Theoretical Lens Paper

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In this paper, I will identify the theoretical perspective that will be used to interpret and analyze the MuteRKelly movement and its’ relevance in disclosing and addressing the lack of awareness of sexual assault and abuse of African American women, the lack of inclusiveness and acknowledgement within the larger context of women movements, from the Women’s Liberation movement in 1913 to the current MeToo movement and the historical patterns and negative perception and lack of credibility of African American women in the US. Referencing the docuseries, there were several key factors addressed: minimal exposure, awareness and concern of the sexual abuse that was experienced by the victims, and the stereotype and accusations the victims faced during the trial.

Researching and understanding how these historical patterns have impacted African American women, we can apply several theoretical perspectives. I will focus on the Standpoint theory and Intersectionality theory. Standpoint theory refers to historically shared group based experiences and the commonality of groups in the same hierarchy power structure which also share common experiences of power relations (Collins, 1997). Grouping women in one group and examining the shared experiences over history, from inequality to sexual abuse, demonstrates the need and rise of women movements and how women have voiced their objection. Many feminists express the need for solidarity to unite in order to make an impact in legislation, awareness and change in behavior but neglect the concept of intersectionality of marginalized women. Intersectionality suggests that gender alone cannot be a factor without considering other issues of race, history and class of a woman’s experience (Samuels & Ross-Sheriff, 2008). African American women while having shared common experiences as the majority group are marginalized within this larger group in addition to experiencing inequality and sexual abuse, also experience racism and segregation which fosters inequality within that power structure group of women.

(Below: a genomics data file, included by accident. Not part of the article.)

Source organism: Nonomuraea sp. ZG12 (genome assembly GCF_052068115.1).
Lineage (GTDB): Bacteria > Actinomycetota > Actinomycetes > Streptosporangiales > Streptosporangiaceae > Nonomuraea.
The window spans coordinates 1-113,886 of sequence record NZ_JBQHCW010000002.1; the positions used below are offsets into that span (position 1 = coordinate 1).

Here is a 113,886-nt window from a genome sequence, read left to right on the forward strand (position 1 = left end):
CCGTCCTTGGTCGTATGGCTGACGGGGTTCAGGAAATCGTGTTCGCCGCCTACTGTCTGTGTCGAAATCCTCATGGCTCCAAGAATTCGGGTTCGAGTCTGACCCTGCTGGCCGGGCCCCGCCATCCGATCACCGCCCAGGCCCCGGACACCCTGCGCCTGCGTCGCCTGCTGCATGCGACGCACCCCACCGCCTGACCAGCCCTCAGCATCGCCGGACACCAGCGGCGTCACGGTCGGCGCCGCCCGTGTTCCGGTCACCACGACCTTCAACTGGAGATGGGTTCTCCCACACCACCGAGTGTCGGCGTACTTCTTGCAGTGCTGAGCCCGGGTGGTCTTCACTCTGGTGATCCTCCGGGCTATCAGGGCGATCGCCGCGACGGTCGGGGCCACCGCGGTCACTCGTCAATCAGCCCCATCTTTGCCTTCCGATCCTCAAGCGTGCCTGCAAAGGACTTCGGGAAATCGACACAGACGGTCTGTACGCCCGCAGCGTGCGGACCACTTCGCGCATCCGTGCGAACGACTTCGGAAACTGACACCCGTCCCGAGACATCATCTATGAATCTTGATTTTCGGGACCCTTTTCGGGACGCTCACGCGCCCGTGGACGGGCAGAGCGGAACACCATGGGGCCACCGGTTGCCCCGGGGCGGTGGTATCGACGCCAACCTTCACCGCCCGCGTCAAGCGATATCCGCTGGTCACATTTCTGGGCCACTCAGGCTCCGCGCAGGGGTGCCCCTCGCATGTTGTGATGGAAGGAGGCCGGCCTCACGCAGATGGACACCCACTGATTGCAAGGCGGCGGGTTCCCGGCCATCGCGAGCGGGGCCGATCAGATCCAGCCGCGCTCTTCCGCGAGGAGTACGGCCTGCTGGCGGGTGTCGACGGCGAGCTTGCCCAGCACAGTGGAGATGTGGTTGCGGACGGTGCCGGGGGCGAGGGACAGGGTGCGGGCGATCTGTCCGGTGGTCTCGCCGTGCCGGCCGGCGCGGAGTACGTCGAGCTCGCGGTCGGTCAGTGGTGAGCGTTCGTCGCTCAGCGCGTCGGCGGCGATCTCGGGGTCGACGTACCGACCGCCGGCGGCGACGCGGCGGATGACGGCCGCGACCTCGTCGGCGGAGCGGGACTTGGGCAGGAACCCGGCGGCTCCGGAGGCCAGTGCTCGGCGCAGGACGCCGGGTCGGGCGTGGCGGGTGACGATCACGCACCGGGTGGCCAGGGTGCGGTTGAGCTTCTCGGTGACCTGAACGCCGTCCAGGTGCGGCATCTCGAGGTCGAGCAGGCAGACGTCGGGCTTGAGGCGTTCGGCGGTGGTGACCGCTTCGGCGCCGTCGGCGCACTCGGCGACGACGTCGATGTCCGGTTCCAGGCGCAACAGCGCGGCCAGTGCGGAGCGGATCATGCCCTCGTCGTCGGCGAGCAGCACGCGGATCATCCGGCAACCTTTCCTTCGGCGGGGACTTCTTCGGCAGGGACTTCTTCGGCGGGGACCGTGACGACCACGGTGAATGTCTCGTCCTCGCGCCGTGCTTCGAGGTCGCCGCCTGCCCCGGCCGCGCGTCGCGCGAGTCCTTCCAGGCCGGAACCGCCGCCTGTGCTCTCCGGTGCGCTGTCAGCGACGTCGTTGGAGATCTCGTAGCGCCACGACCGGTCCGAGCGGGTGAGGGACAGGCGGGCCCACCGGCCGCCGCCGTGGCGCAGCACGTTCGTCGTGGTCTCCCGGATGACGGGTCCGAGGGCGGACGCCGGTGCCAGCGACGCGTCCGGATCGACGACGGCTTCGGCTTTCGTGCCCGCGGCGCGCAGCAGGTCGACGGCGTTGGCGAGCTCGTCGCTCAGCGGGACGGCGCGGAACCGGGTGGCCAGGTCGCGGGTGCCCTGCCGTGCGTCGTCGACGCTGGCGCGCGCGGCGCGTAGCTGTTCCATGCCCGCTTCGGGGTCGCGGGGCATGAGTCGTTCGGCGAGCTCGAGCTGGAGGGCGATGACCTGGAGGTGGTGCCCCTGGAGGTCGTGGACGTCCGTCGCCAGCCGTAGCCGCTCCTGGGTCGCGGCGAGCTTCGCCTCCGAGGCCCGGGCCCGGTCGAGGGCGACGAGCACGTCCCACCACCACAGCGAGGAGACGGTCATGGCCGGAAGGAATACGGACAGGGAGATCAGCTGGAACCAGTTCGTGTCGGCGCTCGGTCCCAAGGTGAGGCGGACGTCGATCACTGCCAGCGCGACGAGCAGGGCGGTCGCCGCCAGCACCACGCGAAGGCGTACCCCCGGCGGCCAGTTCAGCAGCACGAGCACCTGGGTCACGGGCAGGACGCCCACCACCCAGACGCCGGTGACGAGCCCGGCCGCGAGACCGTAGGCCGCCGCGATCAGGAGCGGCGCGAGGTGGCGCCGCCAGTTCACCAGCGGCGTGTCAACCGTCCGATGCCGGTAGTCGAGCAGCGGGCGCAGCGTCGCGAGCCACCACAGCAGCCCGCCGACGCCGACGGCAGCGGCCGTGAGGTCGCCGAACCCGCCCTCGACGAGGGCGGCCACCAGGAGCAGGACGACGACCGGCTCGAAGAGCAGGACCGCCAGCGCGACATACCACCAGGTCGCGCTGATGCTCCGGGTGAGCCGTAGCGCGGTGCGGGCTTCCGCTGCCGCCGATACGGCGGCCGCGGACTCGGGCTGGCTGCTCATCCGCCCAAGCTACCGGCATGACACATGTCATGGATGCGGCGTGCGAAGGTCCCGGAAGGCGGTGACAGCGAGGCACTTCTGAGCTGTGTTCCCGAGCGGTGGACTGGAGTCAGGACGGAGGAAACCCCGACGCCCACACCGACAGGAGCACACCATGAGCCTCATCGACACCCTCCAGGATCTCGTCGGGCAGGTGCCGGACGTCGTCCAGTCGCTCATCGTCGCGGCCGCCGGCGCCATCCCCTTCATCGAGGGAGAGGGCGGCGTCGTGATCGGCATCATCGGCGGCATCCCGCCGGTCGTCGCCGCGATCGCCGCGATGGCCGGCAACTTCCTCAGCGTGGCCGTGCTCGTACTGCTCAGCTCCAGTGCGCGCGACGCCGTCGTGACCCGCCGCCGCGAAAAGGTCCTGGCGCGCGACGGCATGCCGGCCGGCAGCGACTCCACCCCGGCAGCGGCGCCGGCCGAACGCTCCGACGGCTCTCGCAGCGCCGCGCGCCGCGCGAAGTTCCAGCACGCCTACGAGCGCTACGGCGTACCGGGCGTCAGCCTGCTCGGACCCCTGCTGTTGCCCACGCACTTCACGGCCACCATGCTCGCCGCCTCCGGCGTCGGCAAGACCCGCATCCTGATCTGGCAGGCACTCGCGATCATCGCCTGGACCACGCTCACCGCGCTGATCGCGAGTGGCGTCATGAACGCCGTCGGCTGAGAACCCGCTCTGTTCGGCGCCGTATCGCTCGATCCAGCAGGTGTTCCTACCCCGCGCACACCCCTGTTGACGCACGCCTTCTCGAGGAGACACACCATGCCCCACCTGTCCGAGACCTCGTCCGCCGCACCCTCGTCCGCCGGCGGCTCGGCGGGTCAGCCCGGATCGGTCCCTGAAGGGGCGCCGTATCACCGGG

As a result, African American women voices and concerns are minimized (Collins, 1997). Standpoint theory is helpful in understanding the limitation and disconnect between white women and African American women in the struggle of equality and justice for women rights. African American women experiences of inequality and more specifically sexual abuse and how it’s treated by the authorities is not the same and more complicated than what Caucasian women experience within the US (DuMont, Lee-Miller, & Myhr, 2003). The lack of credibility and respect African American women experience in sexual abuse cases, are multiply burdened with actual abuse experienced and the element of racism, as a result, perceived as not a real victim (DuMont, Lee-Miller, & Myhr, 2003).

Based on this, applying the standpoint theory of learning to accommodate for differences from within the movement of marginalized African American women, as well as other marginalized women groups must allow for these differences in order to be inclusive to maximize the movements influence and effect (Collins, 1997). Understanding that multiple realities yield multiple perceptions of realities and how the power relations of the privilege generate differences in the group standpoint makes for the argument of true solidarity of women (Collins, 1997).

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